Korean teachers however are paid much better and enjoy greater professional prestige than their American counterparts. The McKinsey report cites data from the Organization for Economic Cooperation and Development showing that a 15 year veteran teachers in South Korea is paid an average of 2.5 times GDP per capita. In America, the average is a little more than 1 times GDP per capita.

Higher pay and prestige allows South Korea to recruit teachers from those in the top 5 percent of their university graduating classes. Korean schools have many applicants for every teaching job. Meanwhile, in the United States, the low upper cap on the pay fails to attract many of our brightest and most ambitious students. American schools on average recruit teachers from the bottom third of American university graduates.

Additionally, American schools once had a near monopoly on employing bright university educated women. That monopoly has since retired to the dustbin of history and will not be returning. Our national preoccupation with lowering average class size has also impacted lowered the average effectiveness of the teachers we’ve hired. The average class size in American schools has plummeted since the baby-boomers went through the system, but our test scores have remained flat.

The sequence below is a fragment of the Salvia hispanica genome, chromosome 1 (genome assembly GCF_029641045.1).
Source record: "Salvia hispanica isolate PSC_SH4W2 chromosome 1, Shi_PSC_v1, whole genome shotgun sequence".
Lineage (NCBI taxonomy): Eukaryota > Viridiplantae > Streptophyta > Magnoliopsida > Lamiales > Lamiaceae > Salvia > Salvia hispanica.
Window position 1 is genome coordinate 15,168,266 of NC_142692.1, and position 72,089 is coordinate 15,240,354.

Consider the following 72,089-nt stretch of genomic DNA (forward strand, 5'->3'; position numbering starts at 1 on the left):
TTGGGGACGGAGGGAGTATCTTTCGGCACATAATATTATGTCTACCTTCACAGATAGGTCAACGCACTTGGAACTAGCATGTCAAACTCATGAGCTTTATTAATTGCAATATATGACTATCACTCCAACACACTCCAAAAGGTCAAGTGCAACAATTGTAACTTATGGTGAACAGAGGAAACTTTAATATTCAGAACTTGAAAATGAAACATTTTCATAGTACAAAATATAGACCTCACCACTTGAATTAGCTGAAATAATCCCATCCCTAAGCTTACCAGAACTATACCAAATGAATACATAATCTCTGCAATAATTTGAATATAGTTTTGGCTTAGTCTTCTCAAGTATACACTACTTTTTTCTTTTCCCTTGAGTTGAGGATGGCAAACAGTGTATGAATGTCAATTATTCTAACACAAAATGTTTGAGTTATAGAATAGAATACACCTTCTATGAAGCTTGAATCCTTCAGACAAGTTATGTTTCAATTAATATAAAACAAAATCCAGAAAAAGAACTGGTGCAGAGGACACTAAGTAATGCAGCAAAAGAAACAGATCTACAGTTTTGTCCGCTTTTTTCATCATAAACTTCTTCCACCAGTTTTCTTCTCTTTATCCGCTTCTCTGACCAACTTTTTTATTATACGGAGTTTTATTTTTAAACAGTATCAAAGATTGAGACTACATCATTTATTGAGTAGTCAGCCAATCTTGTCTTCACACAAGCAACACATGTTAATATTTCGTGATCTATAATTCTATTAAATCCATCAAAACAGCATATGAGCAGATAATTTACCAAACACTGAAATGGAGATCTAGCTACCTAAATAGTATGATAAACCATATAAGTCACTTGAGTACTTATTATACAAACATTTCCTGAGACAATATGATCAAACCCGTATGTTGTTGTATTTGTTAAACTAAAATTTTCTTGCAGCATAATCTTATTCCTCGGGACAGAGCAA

Americans have been obsessed with lowering class size, while Korea has emphasized getting the brightest students possible into the classroom while thinking nothing of packing 40 or more children in a classroom. Who made the right choice?

This is a prime example of an expert who doesn't have a clue because he's never actually had to teach in an American public school classroom. It is so frustrating because so many people take guys like this seriously.

Now, I'm not going to object to higher salaries for teachers, but I have a question for Jay. If the heart of American education problems is lousy teachers, then why do our third graders do well? Do all of our "smart" teachers flock to the early elementary grades? Do all of our "stupid" teachers flock to the high schools? It seems to me that Greene doesn't even attempt to explain this, so let's take a look at it.

The biggest difference between kids in the early grades and in high school is the way they react to adults compared to the way they react to their peers. Pleasing their parents, and pleasing what amounts to be their surrogate parents, in other words, their teachers, is very important to kids in kindergarten and kids in the first, second, and third grades. Pleasing their peers becomes increasingly important as they get older. By the time they are in high school, peer relationships dominate.

Greene uses South Korea as his example. I can't claim to be an expert on South Korean education, but let me take a couple of guesses. My guess is that South Korea does not treat a student's education as a property right that can't be taken away without due process of law. I would also guess that there aren't many teachers and administrators in South Korean schools that would ever have to worry about being sued if they suspended a student for too long, or disciplined the student in some other way.